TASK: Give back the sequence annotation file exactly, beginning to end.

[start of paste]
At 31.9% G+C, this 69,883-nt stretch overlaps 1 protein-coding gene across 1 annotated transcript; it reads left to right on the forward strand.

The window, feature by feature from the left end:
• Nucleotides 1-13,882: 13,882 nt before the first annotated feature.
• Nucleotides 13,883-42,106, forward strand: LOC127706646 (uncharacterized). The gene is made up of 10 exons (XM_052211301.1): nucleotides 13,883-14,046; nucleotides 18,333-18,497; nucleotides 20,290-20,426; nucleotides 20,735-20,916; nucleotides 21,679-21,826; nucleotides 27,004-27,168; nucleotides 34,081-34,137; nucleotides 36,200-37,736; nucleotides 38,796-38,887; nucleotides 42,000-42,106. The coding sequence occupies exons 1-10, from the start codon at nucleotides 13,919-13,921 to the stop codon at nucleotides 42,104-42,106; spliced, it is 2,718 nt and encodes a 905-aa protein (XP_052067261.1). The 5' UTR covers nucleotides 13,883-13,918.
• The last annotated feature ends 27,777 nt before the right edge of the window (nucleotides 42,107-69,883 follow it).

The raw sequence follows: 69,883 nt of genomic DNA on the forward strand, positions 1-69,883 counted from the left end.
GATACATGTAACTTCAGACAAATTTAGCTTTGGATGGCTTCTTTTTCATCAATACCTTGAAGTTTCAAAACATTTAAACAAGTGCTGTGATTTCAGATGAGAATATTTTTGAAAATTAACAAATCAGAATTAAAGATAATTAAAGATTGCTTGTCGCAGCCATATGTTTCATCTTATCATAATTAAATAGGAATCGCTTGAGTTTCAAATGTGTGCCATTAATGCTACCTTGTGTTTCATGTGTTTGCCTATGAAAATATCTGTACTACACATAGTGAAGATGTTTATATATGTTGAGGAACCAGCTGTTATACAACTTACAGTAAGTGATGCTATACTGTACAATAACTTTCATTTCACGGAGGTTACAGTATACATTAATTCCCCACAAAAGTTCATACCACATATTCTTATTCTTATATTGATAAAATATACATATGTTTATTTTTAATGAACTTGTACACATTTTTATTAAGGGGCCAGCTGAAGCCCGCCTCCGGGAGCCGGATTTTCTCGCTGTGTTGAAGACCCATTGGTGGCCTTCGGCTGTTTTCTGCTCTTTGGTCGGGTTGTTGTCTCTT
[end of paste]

At 31.9% G+C, this 69,883-nt stretch overlaps 1 protein-coding gene across 1 annotated transcript; it reads left to right on the forward strand.

The window, feature by feature from the left end:
• Nucleotides 1-13,882: 13,882 nt before the first annotated feature.
• Nucleotides 13,883-42,106, forward strand: LOC127706646 (uncharacterized). The gene is made up of 10 exons (XM_052211301.1): nucleotides 13,883-14,046; nucleotides 18,333-18,497; nucleotides 20,290-20,426; nucleotides 20,735-20,916; nucleotides 21,679-21,826; nucleotides 27,004-27,168; nucleotides 34,081-34,137; nucleotides 36,200-37,736; nucleotides 38,796-38,887; nucleotides 42,000-42,106. The coding sequence occupies exons 1-10, from the start codon at nucleotides 13,919-13,921 to the stop codon at nucleotides 42,104-42,106; spliced, it is 2,718 nt and encodes a 905-aa protein (XP_052067261.1). The 5' UTR covers nucleotides 13,883-13,918.
• The last annotated feature ends 27,777 nt before the right edge of the window (nucleotides 42,107-69,883 follow it).

The raw sequence follows: 69,883 nt of genomic DNA on the forward strand, positions 1-69,883 counted from the left end.
GATACATGTAACTTCAGACAAATTTAGCTTTGGATGGCTTCTTTTTCATCAATACCTTGAAGTTTCAAAACATTTAAACAAGTGCTGTGATTTCAGATGAGAATATTTTTGAAAATTAACAAATCAGAATTAAAGATAATTAAAGATTGCTTGTCGCAGCCATATGTTTCATCTTATCATAATTAAATAGGAATCGCTTGAGTTTCAAATGTGTGCCATTAATGCTACCTTGTGTTTCATGTGTTTGCCTATGAAAATATCTGTACTACACATAGTGAAGATGTTTATATATGTTGAGGAACCAGCTGTTATACAACTTACAGTAAGTGATGCTATACTGTACAATAACTTTCATTTCACGGAGGTTACAGTATACATTAATTCCCCACAAAAGTTCATACCACATATTCTTATTCTTATATTGATAAAATATACATATGTTTATTTTTAATGAACTTGTACACATTTTTATTAAGGGGCCAGCTGAAGCCCGCCTCCGGGAGCCGGATTTTCTCGCTGTGTTGAAGACCCATTGGTGGCCTTCGGCTGTTTTCTGCTCTTTGGTCGGGTTGTTGTCTCTT